My grandmother was your stereotypical North Ireland born fighting Catholic, accent and all. She was raised in America since the age of 3, was pro Democrat, pro Union, a social justice, “Mathew 25” needle point sampler making, irvory skin, black-haired, blue-eyed example of whatever Hollywood movie needed in a short feisty Irish grandma. In the hall outside her sewing room was a beautiful Irish porcelain crucifix, the framed picture of Jesus every Catholic family I knew had hanging in their house to the left, and to the right in a matching frame, a picture of JFK with a rosary hung off the corner my father said she used while she watched his funeral procession from her the wing chair in the TV room. Below the crucifix was a picture of “Jack and Bobby” as she called it, that was taken on the lawn of the Whitehouse. My grandmother would use phrases like “our Jack”, and “when we held the office” when she talked about Kennedy.

    My family lived outside Ripon, Wisconsin – the birth place of the Republican Party. They only year the county has voted democratic for a President was 1960. My German-American, Catholic ,card carrying Republican grandparents and mother voted for Kennedy. My half Russian half German American, Catholic, Republican, grandfather voted for him too (most likely because he was afraid what his hot headed Irish wife would do if he didn’t). Long before I knew what a political party was, I could repeat my grandmother’s words….”John F. Kennedy, may he rest in peace, was our President. He was one of us.”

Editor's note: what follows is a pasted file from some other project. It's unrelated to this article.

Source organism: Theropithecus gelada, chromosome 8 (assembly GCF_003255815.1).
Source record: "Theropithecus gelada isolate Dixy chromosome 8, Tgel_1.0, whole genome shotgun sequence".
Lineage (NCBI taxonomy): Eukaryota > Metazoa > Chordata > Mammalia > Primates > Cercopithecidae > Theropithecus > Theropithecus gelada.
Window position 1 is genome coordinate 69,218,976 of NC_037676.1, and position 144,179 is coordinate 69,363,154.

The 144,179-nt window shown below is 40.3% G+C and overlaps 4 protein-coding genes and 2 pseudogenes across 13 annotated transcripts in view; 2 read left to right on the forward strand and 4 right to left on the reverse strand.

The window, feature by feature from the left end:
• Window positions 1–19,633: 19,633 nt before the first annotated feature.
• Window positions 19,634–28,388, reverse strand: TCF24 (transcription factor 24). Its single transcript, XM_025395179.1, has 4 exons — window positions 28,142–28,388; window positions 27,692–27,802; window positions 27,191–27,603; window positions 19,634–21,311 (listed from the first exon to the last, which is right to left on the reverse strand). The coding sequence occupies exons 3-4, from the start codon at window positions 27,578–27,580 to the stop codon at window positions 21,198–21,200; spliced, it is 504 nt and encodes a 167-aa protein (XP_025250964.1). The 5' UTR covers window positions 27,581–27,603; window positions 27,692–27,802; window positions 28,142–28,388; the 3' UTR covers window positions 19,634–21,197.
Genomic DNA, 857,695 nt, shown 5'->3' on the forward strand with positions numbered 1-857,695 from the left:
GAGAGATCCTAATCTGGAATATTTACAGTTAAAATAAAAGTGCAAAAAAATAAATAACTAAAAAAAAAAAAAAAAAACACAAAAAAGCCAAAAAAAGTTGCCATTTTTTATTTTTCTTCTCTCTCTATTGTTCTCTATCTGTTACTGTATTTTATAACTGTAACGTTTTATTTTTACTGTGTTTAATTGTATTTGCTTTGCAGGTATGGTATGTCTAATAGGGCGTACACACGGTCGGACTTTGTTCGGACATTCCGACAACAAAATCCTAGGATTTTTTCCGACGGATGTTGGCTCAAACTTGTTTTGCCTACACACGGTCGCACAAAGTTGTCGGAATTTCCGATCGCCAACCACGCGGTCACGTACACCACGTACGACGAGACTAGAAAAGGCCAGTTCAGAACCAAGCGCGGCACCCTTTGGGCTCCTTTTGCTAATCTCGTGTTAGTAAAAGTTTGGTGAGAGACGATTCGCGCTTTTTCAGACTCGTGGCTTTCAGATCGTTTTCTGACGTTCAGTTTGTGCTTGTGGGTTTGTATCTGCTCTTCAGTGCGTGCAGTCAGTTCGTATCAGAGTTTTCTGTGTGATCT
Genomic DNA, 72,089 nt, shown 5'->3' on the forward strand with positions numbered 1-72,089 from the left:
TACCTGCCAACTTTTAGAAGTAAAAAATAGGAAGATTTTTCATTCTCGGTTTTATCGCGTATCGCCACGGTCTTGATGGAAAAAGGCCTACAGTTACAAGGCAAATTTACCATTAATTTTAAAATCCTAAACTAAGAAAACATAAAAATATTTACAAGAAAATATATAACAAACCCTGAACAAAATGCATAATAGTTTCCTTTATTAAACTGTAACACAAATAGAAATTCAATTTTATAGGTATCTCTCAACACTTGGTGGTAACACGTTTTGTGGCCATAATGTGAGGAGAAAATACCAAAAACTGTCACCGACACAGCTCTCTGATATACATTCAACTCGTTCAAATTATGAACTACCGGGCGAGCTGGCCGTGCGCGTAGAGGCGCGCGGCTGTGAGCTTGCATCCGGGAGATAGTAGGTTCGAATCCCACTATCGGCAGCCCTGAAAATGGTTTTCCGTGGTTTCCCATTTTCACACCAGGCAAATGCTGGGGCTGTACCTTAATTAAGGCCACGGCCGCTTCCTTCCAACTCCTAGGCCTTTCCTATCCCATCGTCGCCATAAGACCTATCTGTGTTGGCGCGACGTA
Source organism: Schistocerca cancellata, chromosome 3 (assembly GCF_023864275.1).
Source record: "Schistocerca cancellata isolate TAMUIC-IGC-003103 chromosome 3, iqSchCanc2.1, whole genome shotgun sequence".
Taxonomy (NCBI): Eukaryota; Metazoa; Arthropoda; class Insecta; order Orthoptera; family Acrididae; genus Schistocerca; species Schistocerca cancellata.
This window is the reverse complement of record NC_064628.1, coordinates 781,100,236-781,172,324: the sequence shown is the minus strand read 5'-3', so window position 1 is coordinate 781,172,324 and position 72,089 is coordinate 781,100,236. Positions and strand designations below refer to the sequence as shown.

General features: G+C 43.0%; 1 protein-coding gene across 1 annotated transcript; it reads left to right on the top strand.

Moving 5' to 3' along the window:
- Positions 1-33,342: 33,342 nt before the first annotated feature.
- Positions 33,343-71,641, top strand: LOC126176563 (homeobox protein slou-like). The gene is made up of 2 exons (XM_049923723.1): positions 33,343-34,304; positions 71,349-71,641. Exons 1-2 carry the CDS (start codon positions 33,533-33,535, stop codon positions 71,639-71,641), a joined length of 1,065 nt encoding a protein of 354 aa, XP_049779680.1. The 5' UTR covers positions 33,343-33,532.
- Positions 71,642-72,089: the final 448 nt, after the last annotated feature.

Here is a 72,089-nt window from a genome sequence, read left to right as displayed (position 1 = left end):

My grandmother is still alive, almost 100 and in the late stages of Dementia. She does not know the names of her children or grandchildren. She don’t talk sometimes for weeks and hasn’t been to church in 4 years. Yet the day last spring when the nursing home staff started to remove the rosary from the corner of the JFK frame to dust down the shrine of ‘Jesus, Jack and Bobby’ that has followed her to every place she has lived, the nurse said you could hear her Irish accented scream down the hall of “Don’t touch our Jack”.

  8. MattMD says:

    Kudos to Nordstrom, I will make every effort to avoid any retail place that makes their employees work on Thanksgiving.

    Maybe Maher was on to something, are we going to let the holidays exist just for the rich?